Michael Sam Sr.: 'I Love My Son, And I Don't Care What He Do'

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When Michael Sam Jr. was a member of the Dallas Cowboys practice squad, he lived just a few miles from his 55-year-old father, Michael Sam Sr., who's wheelchair-bound in a nursing home in the Dallas suburb of DeSoto, Texas.

Some family members hoped the short distance would allow the largely estranged men to reconcile, but according to BuzzFeed's Joel Anderson, they never spoke, instead exchanging only a few text messages.

In his in-depth piece about the Sams' complicated father-son relationship, Anderson attempts to resolve discrepancies between Michael Sr.'s version of events and how they were portrayed by the media and publicists in the wake of Michael Jr.'s coming out. Michael Jr. declined to be interviewed for the story.

It's a rather heartbreaking tale that recounts how Michael Jr.'s sister drowned at 2, while one brother was shot to death, another disappeared, and two others have spent much of their lives behind bars. When Michael Jr. was born, his parents had divorced, but they would later remarry before splitting for good.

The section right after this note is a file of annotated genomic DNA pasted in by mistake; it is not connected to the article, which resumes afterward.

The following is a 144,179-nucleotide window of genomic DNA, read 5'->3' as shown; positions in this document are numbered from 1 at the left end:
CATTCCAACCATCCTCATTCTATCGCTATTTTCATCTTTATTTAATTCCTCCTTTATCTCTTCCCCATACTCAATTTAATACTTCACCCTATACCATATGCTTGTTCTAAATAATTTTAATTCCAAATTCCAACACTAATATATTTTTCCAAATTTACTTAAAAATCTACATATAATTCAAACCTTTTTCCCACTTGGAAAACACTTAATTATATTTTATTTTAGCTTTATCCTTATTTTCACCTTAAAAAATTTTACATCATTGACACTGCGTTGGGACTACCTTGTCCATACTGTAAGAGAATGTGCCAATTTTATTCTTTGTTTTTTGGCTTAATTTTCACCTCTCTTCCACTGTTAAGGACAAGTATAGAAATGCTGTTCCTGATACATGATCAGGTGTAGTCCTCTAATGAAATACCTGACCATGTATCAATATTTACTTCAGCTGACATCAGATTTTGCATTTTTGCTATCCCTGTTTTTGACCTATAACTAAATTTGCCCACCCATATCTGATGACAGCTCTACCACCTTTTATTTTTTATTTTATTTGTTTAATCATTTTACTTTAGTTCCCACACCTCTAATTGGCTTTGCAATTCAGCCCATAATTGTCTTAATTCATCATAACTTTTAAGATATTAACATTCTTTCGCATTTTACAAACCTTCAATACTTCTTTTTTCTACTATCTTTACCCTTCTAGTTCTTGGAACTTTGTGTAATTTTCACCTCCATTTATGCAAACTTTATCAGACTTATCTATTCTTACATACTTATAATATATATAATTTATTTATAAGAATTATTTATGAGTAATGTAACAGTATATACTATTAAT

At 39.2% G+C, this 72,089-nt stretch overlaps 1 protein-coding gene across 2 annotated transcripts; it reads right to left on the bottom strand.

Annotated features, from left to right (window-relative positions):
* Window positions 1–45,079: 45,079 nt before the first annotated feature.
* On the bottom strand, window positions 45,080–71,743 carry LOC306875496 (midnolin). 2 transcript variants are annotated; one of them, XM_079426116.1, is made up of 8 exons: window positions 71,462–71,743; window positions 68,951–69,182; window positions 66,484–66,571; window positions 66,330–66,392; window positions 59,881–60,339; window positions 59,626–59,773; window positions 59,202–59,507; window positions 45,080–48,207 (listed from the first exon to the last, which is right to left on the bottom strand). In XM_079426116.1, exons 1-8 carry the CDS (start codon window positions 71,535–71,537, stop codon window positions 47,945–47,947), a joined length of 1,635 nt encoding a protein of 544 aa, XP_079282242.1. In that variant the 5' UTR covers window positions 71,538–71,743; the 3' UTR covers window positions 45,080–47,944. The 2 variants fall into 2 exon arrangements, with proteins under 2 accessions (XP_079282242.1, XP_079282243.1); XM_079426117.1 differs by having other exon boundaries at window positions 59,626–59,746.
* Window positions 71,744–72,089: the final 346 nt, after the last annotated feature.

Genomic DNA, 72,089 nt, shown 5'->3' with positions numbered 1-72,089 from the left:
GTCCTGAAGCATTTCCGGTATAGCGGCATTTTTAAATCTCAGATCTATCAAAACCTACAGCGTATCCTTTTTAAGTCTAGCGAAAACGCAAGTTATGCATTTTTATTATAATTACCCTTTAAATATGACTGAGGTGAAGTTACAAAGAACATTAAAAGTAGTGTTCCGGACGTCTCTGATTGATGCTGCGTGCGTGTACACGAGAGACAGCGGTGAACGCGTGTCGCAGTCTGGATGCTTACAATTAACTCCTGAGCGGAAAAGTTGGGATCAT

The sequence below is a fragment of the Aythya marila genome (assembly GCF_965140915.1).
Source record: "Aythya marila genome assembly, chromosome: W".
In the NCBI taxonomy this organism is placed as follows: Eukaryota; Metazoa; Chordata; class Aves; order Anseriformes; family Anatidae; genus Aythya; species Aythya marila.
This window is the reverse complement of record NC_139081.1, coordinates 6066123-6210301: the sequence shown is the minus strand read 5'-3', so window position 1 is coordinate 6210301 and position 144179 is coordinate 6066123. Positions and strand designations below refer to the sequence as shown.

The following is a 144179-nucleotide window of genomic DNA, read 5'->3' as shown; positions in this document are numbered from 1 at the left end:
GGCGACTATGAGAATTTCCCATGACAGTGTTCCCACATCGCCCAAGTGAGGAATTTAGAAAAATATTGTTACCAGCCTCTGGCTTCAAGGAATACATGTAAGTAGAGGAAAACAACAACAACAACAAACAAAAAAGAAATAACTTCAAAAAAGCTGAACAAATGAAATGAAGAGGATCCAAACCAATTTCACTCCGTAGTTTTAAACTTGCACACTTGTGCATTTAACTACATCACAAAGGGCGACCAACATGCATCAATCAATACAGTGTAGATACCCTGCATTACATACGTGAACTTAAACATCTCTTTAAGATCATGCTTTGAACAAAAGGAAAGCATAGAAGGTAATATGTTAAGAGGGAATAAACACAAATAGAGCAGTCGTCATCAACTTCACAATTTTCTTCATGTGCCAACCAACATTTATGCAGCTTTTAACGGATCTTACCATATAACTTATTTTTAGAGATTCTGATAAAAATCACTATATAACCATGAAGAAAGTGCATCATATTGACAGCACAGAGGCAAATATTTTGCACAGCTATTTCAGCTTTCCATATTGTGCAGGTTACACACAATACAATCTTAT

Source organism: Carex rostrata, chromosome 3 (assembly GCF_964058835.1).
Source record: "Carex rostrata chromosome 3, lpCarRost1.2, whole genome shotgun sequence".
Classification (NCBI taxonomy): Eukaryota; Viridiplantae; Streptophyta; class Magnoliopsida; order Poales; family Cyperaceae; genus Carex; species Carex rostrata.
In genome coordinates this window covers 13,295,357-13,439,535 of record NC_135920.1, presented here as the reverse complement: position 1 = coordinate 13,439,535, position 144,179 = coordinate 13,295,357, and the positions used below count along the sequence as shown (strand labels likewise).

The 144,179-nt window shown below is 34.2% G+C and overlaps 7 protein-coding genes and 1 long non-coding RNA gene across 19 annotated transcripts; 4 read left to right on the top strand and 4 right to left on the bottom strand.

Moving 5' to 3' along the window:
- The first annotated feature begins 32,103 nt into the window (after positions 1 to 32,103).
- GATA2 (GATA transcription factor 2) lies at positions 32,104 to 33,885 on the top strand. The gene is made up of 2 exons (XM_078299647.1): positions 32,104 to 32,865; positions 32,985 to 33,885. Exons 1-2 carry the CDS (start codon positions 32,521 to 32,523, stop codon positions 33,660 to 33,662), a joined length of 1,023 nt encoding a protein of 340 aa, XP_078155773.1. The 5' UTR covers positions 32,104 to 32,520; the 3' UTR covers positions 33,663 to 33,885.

Even so, Michael Sr. claims he put a roof over his son's head — while the media has reported that a white family in the small town of Hitchcock, Texas, where Michael Jr. grew up, took care of him. Michael Sr., who taught his son to play football, swears he attended every one of Michael Jr.'s home games during his senior year of high school — but one of his son's coaches disputes that.

Media reports portrayed Michael Sr. as a stereotypically absent black father and a homophobe who had rejected his son. But BuzzFeed's Anderson seems to conclude that at this point, it's more about Michael Jr. rejecting his father and other family members, though perhaps understandably.

In any case, Michael Sr. insists that the distance between them should have little to do with the fact that his son is gay. Although Michael Sr. told a local newspaper that he loved his son unconditionally, his comments to The New York Times have been more widely publicized: “I don’t want my grandkids raised in that kind of environment. I’m old school. I’m a man-and-a-woman type of guy.”

But as Anderson, who visited Michael Sr. in Texas, puts it:

Michael Sr. is never going to be the spokesman for Parents and Friends of Lesbians and Gays. He’s not thrilled about his son’s sexual orientation. But he also hasn’t disowned his son. He never says his son is going to hell. He doesn’t talk about trying to cure him or make him straight. In his own rough-hewn, coarse way, Michael Sr. has accepted that his son is gay. “I love my son,” he said, “and I don’t care about what he do.”

Read the full story here.